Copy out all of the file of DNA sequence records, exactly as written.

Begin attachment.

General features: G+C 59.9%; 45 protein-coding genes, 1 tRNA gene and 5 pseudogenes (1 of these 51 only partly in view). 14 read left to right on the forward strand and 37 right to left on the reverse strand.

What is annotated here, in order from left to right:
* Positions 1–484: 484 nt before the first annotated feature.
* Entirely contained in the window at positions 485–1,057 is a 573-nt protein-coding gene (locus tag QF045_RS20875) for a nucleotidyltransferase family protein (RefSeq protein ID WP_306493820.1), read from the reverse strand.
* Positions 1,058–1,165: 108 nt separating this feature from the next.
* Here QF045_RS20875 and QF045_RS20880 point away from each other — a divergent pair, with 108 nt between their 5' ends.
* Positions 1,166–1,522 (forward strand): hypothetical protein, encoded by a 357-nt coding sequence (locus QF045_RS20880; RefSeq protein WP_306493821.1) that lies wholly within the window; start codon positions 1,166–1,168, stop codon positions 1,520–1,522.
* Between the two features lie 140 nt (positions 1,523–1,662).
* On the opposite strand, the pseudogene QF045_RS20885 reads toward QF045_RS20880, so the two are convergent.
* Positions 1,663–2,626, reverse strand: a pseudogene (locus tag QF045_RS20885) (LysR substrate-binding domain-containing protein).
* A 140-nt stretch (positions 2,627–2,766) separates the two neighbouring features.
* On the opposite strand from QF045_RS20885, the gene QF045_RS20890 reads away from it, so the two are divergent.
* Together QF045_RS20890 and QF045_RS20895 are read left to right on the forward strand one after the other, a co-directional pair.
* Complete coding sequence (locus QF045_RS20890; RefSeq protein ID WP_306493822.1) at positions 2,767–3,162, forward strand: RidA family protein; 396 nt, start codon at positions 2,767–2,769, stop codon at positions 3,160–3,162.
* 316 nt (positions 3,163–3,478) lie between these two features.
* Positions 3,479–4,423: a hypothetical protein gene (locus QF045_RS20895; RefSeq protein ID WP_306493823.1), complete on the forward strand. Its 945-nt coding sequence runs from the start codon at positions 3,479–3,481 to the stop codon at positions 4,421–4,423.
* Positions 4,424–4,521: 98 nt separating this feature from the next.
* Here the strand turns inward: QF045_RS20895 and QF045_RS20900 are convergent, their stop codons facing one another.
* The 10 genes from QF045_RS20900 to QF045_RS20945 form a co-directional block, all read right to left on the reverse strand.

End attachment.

General features: G+C 59.9%; 45 protein-coding genes, 1 tRNA gene and 5 pseudogenes (1 of these 51 only partly in view). 14 read left to right on the forward strand and 37 right to left on the reverse strand.

What is annotated here, in order from left to right:
* Positions 1–484: 484 nt before the first annotated feature.
* Entirely contained in the window at positions 485–1,057 is a 573-nt protein-coding gene (locus tag QF045_RS20875) for a nucleotidyltransferase family protein (RefSeq protein ID WP_306493820.1), read from the reverse strand.
* Positions 1,058–1,165: 108 nt separating this feature from the next.
* Here QF045_RS20875 and QF045_RS20880 point away from each other — a divergent pair, with 108 nt between their 5' ends.
* Positions 1,166–1,522 (forward strand): hypothetical protein, encoded by a 357-nt coding sequence (locus QF045_RS20880; RefSeq protein WP_306493821.1) that lies wholly within the window; start codon positions 1,166–1,168, stop codon positions 1,520–1,522.
* Between the two features lie 140 nt (positions 1,523–1,662).
* On the opposite strand, the pseudogene QF045_RS20885 reads toward QF045_RS20880, so the two are convergent.
* Positions 1,663–2,626, reverse strand: a pseudogene (locus tag QF045_RS20885) (LysR substrate-binding domain-containing protein).
* A 140-nt stretch (positions 2,627–2,766) separates the two neighbouring features.
* On the opposite strand from QF045_RS20885, the gene QF045_RS20890 reads away from it, so the two are divergent.
* Together QF045_RS20890 and QF045_RS20895 are read left to right on the forward strand one after the other, a co-directional pair.
* Complete coding sequence (locus QF045_RS20890; RefSeq protein ID WP_306493822.1) at positions 2,767–3,162, forward strand: RidA family protein; 396 nt, start codon at positions 2,767–2,769, stop codon at positions 3,160–3,162.
* 316 nt (positions 3,163–3,478) lie between these two features.
* Positions 3,479–4,423: a hypothetical protein gene (locus QF045_RS20895; RefSeq protein ID WP_306493823.1), complete on the forward strand. Its 945-nt coding sequence runs from the start codon at positions 3,479–3,481 to the stop codon at positions 4,421–4,423.
* Positions 4,424–4,521: 98 nt separating this feature from the next.
* Here the strand turns inward: QF045_RS20895 and QF045_RS20900 are convergent, their stop codons facing one another.
* The 10 genes from QF045_RS20900 to QF045_RS20945 form a co-directional block, all read right to left on the reverse strand.